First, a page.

April is Sexual Assault Awareness Month

According to RAINN – “College-age women are at an elevated risk of sexual violence.” The first step to meaningful action in the fight against sexual violence is education. Learn, lead and make a difference!

Women are most often sexually assaulted by someone they know, such as an acquaintance, date, or boyfriend.

Most sexual assault survivors never report to law enforcement.

Campus sexual assault is most commonly committed by serial perpetrators.

Risk Factors

  • Illicit drug and/or alcohol use by the perpetrator and/or victim
  • First-year or sophomore class standing
  • Attending off-campus parties
  • Peer group norms that encourage rape-supportive attitudes

Sorority members are more likely to experience sexual assault than non-members. More than 50 percent of sexual assault against sorority women occurred in a fraternity function or were perpetrated by a fraternity member.

To support victims of sexual assault, you don’t need to be an expert. Here’s how you can help:

  1. Believe them, and don’t blame them. As a sister or friend, your job is simply to be there. If you’re unsure what to say, remember that a sincere “I believe you” and “This is not your fault” can be powerful for a victim to hear.
  2. .Listen. Although it’s natural to be curious, avoid asking questions about what happened. Instead, you can invite them to share as much, or as little, as they’d like. You can say, “I’m glad you felt comfortable sharing this with me. You can tell me as much or as little as you’d like about what happened. Let me know how I can best support you.”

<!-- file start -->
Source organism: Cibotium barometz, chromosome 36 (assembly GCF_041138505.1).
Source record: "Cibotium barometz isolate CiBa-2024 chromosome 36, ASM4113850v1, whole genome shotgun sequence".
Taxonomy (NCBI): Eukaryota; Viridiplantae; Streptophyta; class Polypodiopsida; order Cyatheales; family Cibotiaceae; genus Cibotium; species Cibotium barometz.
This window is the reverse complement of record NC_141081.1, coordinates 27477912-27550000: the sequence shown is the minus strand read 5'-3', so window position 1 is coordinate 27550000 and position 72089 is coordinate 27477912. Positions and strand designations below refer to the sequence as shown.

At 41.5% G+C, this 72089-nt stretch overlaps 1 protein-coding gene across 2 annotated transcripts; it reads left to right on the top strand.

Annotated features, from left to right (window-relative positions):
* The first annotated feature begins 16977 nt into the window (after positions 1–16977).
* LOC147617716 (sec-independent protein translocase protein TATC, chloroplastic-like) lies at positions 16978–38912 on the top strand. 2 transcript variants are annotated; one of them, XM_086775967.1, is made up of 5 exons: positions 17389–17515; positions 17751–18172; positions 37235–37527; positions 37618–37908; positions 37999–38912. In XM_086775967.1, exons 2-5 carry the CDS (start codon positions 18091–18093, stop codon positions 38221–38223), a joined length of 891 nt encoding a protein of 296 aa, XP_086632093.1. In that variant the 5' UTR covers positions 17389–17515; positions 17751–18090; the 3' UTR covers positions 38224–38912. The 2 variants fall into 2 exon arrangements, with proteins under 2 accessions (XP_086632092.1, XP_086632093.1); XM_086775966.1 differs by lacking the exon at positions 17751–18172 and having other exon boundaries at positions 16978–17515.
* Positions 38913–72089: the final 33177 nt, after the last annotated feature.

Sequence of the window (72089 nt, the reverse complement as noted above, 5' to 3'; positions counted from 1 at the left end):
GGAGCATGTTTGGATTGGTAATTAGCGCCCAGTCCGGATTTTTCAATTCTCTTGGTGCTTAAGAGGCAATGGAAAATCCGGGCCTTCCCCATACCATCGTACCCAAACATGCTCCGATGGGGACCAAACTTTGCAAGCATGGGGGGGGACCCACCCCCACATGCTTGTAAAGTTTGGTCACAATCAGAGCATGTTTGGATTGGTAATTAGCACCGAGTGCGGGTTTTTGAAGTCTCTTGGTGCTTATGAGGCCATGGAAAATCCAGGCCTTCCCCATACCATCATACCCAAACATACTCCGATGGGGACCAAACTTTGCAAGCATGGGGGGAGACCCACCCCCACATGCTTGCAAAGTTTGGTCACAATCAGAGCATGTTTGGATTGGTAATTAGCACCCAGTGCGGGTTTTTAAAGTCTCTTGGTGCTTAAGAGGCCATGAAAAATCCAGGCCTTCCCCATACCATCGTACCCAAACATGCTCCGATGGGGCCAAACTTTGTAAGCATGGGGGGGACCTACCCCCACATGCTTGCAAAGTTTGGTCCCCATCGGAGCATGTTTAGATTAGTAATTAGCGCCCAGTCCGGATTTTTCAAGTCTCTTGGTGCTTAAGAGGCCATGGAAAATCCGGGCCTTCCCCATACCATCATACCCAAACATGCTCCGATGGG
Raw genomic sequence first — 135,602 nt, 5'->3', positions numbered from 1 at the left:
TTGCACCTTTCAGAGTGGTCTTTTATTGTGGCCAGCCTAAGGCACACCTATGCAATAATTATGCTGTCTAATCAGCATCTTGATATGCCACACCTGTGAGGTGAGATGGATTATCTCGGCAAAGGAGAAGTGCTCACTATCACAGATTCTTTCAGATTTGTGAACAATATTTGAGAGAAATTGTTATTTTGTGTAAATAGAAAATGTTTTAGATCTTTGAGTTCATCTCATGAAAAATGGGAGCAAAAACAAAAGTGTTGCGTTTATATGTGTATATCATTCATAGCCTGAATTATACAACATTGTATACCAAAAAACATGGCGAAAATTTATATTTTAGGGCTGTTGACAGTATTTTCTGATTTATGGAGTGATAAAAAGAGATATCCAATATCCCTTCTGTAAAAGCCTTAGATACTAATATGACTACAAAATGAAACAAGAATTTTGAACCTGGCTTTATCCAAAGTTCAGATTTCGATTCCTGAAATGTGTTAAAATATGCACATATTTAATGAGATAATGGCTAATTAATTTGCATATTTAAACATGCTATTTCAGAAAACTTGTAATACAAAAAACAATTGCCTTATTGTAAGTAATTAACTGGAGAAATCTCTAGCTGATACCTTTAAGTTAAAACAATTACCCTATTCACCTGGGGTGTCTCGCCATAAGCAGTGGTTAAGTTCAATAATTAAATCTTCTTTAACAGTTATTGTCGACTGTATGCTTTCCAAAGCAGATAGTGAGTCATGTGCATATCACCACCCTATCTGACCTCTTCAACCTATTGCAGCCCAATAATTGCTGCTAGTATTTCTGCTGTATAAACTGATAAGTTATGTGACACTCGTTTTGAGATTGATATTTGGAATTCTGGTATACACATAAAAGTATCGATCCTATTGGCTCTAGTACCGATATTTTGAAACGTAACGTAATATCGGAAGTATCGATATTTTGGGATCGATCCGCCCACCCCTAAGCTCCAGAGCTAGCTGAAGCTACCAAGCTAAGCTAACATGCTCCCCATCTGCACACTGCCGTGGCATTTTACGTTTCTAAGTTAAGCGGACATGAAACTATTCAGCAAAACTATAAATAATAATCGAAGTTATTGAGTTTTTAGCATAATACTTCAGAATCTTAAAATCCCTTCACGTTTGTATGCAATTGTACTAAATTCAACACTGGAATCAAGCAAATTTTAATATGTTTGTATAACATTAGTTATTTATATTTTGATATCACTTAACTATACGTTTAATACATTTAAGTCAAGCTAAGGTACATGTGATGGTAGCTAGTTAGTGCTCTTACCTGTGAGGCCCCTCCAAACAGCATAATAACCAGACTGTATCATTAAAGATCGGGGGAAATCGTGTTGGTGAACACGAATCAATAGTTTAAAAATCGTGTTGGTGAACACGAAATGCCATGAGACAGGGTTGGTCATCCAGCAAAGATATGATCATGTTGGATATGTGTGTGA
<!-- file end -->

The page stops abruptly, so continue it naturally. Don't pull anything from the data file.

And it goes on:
3. Validate their feelings. People react differently to sexual assault, and it might not be the way you expected or even how they thought they’d respond. It’s important for you and for them to know that there’s no right or wrong way to process the experience.
  4. Let them take the lead and support their decisions. You can help by directing them to resources for support and help them explore their reporting and healthcare options, but it’s ultimately their decision to make without pressure from anyone else. There are pros and cons to formally reporting sexual assault, so some people choose to do so while others do not. Remember to support them even if they choose a course of action that you don’t agree with.
  5. Get help for yourself. Helping someone cope with the experience of sexual assault can be a difficult experience. If you need to talk to someone about how you’re feeling as you care for someone else, reach out to a confidential resource of your own for support.